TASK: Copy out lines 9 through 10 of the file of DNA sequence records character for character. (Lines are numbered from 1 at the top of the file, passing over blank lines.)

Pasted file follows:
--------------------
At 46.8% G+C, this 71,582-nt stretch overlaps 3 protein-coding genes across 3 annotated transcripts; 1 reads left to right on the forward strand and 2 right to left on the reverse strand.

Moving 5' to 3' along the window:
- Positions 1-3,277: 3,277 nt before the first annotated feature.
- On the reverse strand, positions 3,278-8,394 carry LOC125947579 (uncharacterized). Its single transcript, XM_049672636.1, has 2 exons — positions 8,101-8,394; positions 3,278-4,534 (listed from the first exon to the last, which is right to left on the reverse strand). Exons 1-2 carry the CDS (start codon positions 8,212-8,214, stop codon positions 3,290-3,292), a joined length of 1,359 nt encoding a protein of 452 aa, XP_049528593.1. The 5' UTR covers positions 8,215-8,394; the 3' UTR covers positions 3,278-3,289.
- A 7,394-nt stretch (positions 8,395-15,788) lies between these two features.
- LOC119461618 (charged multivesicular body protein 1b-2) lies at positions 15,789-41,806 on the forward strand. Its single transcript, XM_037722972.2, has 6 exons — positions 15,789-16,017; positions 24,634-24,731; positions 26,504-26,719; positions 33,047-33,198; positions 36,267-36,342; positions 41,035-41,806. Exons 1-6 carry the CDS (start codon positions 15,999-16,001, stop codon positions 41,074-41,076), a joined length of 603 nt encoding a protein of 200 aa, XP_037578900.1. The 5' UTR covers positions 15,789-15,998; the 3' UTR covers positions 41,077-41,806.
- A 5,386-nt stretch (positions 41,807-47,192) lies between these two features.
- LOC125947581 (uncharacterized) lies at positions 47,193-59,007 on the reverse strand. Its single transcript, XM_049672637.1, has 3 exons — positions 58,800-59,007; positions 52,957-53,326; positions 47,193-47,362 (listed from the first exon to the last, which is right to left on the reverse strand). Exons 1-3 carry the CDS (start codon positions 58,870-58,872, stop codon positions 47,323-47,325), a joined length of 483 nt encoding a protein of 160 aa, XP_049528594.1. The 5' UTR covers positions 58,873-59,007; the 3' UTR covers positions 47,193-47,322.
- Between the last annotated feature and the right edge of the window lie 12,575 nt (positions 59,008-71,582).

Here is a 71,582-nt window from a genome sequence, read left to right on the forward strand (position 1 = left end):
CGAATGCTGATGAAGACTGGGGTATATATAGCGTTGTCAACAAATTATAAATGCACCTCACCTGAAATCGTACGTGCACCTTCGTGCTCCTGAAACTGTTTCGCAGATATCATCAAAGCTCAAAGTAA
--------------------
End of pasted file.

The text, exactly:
- Between the last annotated feature and the right edge of the window lie 12,575 nt (positions 59,008-71,582).

Here is a 71,582-nt window from a genome sequence, read left to right on the forward strand (position 1 = left end):